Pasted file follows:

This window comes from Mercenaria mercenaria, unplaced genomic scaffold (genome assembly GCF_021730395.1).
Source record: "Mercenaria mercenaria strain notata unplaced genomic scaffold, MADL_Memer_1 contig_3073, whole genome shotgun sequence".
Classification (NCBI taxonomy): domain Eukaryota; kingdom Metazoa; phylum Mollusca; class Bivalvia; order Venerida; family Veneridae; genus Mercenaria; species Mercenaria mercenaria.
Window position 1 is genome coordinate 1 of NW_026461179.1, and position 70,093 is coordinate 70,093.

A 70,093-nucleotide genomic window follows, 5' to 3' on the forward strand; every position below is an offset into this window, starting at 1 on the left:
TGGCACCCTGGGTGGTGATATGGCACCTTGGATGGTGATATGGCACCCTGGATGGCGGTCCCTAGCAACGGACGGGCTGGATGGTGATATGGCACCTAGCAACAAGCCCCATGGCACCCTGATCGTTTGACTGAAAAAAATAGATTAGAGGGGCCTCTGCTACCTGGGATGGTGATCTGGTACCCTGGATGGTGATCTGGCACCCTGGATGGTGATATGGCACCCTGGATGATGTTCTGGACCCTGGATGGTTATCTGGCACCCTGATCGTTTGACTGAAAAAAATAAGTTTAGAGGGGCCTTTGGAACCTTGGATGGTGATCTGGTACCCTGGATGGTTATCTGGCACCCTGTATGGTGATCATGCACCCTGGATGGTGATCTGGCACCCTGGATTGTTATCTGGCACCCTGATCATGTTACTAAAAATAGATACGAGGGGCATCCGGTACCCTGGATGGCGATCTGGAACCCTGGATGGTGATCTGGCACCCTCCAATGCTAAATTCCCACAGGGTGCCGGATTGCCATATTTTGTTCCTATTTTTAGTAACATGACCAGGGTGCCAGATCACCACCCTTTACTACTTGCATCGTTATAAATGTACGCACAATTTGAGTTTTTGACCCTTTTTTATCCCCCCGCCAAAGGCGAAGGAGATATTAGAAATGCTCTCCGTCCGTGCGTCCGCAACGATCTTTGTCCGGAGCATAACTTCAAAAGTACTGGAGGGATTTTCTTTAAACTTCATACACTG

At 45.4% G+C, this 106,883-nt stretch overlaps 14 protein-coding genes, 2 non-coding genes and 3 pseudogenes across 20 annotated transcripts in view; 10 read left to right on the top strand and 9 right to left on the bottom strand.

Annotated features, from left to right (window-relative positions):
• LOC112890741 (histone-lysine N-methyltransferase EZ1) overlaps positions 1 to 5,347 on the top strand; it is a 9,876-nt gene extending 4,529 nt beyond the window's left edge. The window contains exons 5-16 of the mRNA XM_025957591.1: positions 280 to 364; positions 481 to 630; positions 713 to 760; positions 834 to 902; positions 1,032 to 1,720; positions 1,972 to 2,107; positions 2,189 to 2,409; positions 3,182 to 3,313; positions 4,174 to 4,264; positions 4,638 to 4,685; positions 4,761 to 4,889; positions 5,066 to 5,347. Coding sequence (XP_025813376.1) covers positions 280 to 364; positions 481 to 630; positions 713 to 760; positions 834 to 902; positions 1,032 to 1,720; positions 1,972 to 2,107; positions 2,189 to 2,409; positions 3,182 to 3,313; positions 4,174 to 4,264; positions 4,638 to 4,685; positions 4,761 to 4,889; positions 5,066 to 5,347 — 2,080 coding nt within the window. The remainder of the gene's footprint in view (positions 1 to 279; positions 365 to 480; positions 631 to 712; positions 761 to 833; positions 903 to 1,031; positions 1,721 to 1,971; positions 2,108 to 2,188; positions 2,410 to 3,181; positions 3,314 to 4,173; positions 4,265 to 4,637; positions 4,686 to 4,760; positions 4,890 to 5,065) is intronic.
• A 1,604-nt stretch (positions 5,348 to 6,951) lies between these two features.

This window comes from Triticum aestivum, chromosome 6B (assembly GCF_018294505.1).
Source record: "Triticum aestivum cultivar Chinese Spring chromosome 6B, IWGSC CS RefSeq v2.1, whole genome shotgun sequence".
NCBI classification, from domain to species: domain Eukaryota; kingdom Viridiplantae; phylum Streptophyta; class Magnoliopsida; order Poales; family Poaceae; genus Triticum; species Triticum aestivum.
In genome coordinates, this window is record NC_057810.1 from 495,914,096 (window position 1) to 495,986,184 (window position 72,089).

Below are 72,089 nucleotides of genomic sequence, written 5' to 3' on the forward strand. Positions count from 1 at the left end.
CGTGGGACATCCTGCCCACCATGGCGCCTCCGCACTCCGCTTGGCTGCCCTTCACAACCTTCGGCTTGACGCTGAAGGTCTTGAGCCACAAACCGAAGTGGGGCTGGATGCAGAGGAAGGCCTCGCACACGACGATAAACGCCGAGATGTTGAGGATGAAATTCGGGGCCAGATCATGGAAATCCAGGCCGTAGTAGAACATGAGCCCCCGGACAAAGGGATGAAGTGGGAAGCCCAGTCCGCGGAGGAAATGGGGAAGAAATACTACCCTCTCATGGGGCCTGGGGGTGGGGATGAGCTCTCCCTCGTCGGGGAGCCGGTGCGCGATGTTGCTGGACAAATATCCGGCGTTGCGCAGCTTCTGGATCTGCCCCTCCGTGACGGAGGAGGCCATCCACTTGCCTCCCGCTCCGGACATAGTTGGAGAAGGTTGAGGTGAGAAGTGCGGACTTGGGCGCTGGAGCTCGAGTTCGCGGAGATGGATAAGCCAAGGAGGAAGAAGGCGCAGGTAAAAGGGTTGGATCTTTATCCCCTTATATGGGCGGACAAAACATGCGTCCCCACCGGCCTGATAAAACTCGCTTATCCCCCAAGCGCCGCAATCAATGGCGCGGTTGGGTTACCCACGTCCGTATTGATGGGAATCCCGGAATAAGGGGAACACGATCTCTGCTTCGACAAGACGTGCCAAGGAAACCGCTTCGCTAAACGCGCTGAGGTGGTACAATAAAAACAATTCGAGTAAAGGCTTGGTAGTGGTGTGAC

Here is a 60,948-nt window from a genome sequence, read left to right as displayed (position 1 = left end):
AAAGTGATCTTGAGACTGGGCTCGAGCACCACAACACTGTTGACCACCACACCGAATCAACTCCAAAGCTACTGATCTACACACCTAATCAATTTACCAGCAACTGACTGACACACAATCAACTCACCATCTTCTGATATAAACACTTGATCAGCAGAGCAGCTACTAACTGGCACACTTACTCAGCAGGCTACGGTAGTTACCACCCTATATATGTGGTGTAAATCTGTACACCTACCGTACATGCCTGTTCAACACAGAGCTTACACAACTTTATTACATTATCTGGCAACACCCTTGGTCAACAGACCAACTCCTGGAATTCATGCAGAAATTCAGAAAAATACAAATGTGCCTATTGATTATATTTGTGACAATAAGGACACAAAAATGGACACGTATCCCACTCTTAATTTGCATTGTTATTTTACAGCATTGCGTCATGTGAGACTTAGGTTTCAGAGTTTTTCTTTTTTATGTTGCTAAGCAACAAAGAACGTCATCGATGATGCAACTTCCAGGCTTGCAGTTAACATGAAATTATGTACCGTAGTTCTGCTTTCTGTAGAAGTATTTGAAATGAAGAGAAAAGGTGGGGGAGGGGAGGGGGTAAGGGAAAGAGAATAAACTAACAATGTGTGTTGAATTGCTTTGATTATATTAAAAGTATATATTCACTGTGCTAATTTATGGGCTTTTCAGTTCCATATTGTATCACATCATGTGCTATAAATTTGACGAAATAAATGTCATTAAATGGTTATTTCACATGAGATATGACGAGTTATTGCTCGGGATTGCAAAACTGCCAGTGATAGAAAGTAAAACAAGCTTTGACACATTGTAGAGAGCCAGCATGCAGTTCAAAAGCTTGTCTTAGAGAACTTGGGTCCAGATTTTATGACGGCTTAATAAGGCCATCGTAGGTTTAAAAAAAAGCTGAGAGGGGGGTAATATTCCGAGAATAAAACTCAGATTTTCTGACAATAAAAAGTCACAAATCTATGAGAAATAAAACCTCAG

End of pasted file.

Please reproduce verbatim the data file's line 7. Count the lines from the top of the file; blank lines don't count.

At 45.4% G+C, this 106,883-nt stretch overlaps 14 protein-coding genes, 2 non-coding genes and 3 pseudogenes across 20 annotated transcripts in view; 10 read left to right on the top strand and 9 right to left on the bottom strand.